By my 3rd marathon, I got more focused. I printed out a Smart Coach plan from Runner’s World and I started training more seriously for speed. When I ran the City of Trees in October of 2010 (one year after my first marathon) I shaved off 36 1/2 minutes off my time when I crossed the line in 4:20:59! That was a huge improvement and gave me hope that Boston could someday happen for me – if I kept working hard! But, I still had a long way’s to go. I needed to shave another 35 minutes to “BQ” (runner lingo for Boston Qualify!)
My focus was averted temporarily as I sought to run longer and longer distances in ultra marathons on the trails I’d fallen in love with. I didn’t run another marathon until the Famous Potato Marathon one year ago — just two months after my first 100 mile race! I had no idea what I could do and had not trained on the roads hardly at all during my ultra prep, so I was amazed when I crossed the finish line comfortably in 3:48:41! A PR by more than 32 minutes! That’s when my quest for Boston became more than a dream. It started to seem so much more likely!
There was just one catch. Though I was about to turn 40 and the standards would have allowed me to run a 3:50:59 to qualify, new standards had been put into place that required me to run faster than ever!!! They shaved off the 59 second grace window that had applied for so many years and then took another 5 minutes off the time, basically requiring everyone in all age groups to run nearly 6 min faster to qualify! My job just got harder! I needed to run a 3:45:00 or better to BQ! If the standards had not changed, that would have been the day I qualified for Boston! But, with the new standards in place, I needed to run 3 min and 41 seconds faster! I was NOT discouraged! I was pumped!!! I was so determined to go into laser mode and just focus as hard as I needed to to reach my dream goal!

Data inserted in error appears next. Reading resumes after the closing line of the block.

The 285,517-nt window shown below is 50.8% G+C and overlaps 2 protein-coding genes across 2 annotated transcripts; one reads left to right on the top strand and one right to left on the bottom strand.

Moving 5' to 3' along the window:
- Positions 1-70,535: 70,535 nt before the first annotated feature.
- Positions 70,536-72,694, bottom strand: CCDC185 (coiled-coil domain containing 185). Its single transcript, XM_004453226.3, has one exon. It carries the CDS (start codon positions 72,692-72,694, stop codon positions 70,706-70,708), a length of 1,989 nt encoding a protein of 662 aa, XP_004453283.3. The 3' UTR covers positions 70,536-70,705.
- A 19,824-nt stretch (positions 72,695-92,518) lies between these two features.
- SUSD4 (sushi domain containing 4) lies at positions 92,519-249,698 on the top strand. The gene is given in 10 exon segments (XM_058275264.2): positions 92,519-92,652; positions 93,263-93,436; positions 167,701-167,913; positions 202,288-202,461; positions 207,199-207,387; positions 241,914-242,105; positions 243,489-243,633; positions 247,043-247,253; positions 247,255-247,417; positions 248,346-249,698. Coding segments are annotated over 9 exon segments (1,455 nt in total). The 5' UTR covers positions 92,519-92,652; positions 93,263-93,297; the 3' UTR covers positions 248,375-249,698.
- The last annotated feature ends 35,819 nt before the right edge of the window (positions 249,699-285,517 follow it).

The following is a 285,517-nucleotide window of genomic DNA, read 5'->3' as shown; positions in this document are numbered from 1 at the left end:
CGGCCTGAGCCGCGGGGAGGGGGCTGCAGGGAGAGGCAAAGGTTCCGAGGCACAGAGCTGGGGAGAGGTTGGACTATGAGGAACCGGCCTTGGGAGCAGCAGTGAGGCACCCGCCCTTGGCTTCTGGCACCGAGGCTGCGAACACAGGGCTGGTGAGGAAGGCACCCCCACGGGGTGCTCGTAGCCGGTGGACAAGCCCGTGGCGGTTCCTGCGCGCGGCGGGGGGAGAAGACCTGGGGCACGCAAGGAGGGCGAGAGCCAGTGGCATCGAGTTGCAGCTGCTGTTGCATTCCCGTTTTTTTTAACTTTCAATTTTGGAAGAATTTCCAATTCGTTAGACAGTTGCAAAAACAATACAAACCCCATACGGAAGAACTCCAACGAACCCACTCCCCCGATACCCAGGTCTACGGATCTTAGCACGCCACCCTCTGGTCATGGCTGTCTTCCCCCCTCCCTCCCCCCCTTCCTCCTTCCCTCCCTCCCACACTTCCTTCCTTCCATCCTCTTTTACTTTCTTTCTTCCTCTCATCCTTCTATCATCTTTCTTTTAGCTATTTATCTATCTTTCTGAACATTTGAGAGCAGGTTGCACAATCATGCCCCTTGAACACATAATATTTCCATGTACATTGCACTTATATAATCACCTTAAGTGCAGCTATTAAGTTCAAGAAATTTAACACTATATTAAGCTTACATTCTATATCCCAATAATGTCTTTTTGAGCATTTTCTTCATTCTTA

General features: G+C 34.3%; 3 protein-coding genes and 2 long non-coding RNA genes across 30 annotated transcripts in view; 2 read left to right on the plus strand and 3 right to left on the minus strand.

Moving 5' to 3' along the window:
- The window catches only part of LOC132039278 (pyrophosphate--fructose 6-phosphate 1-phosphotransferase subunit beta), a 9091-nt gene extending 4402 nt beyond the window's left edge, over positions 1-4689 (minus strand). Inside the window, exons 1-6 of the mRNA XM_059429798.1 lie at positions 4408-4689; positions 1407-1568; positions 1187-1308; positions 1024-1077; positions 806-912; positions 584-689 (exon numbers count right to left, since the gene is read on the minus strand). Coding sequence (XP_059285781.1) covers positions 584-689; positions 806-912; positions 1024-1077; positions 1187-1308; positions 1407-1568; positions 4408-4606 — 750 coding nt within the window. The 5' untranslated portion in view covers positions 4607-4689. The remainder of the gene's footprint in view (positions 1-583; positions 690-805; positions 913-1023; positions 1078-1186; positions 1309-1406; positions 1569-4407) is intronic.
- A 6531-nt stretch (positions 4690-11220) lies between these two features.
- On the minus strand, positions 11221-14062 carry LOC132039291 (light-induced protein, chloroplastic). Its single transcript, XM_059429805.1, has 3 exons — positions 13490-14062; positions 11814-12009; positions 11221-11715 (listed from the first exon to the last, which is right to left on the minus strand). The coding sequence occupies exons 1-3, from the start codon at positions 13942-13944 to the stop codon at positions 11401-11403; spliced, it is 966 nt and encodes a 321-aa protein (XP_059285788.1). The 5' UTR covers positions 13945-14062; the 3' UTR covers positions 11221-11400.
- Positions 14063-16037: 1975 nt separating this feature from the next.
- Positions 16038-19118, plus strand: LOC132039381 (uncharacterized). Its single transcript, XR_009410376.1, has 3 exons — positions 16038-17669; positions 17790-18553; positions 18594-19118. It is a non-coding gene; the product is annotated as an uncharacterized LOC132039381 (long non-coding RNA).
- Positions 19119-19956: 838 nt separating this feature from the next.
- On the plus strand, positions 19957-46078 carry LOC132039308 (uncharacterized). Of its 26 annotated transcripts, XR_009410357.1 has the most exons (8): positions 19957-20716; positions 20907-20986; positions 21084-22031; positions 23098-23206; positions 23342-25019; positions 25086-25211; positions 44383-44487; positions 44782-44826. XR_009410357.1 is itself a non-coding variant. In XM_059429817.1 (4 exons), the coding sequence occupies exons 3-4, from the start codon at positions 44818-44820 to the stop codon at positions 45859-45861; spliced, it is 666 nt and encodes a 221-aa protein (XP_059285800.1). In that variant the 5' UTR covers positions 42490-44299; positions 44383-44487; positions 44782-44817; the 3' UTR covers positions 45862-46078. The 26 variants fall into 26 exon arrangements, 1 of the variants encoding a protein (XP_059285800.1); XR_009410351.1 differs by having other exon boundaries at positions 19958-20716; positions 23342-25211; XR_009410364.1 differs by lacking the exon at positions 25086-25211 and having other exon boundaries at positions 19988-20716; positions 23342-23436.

I had moved to Boise late in 2011 and had the amazing luck of having a good friend who is much faster than me ask me to start running with him more in the early mornings. This benefited me in a couple of ways. Being able to run in the dark, before the kids woke up meant I was able to get in more miles (my weekly average went from about 30 miles a week to closer to 45-50) and I was having to push my pace more to keep up with my fast friend (even on his easy days!) I also suddenly had access to the Boise Greenbelt for safe running on long stretches of asphalt without a beet truck (or any traffic) in sight and I could hit the trails and run in the mountains almost from my front door, so I was gaining strength in my legs from climbing a lot more mountains – several times a week! I had been noticing an improvement in my endurance and my strength and my speed over several months when I ran the 3:48 race!
I set my sights on a fall marathon with a lot of elevation loss (something I thought would play to my strength of running fast downhill.) That race was the Pocatello Marathon and it didn’t go as planned. I was on pace for a BQ until mile 18, when the wheels just fell off and I started to walk – and pretty much walked the rest of the race until I crossed the finish line in a disappointing time of 4:27:01. I had not trained specifically for a downhill road race. I had hoped my good luck at the previous marathon with very little road training or any speedwork would mean I could just “wing it” and do well at this race while still training for ultras in the mountains. I was wrong! It was a lesson learned! But, I did not give up!
My friends Ryan and Derek continued to push me hard in training and they both knew how much I wanted Boston! Derek said something to me that really spoke to me this past winter. He said, “What is difficult for you must become easy!” From that point on, when the boys ran roads with me in our midweek runs, we ran my BQ pace – or faster – every single time!!! I started to train at the pace I needed to qualify! It was hard at first and I couldn’t hold it long, but as the weeks went by, I started to find it more comfortable and by the time I showed up at the Redding Marathon in Jan of 2013, I knew I was ready (or close!) I had even ran a 20 miler at 1 second per mile faster than BQ pace in training!